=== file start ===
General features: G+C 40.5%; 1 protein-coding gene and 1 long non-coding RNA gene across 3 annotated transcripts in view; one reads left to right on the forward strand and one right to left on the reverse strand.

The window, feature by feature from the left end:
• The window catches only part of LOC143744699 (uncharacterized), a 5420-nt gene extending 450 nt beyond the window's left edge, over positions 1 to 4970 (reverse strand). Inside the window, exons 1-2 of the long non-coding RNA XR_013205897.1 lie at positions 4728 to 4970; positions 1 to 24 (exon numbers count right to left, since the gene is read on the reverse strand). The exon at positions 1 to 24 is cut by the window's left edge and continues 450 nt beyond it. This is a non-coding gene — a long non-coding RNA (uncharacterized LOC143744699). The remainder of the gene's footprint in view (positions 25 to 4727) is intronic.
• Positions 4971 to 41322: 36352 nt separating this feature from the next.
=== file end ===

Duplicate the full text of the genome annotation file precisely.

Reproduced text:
General features: G+C 40.5%; 1 protein-coding gene and 1 long non-coding RNA gene across 3 annotated transcripts in view; one reads left to right on the forward strand and one right to left on the reverse strand.

The window, feature by feature from the left end:
• The window catches only part of LOC143744699 (uncharacterized), a 5420-nt gene extending 450 nt beyond the window's left edge, over positions 1 to 4970 (reverse strand). Inside the window, exons 1-2 of the long non-coding RNA XR_013205897.1 lie at positions 4728 to 4970; positions 1 to 24 (exon numbers count right to left, since the gene is read on the reverse strand). The exon at positions 1 to 24 is cut by the window's left edge and continues 450 nt beyond it. This is a non-coding gene — a long non-coding RNA (uncharacterized LOC143744699). The remainder of the gene's footprint in view (positions 25 to 4727) is intronic.
• Positions 4971 to 41322: 36352 nt separating this feature from the next.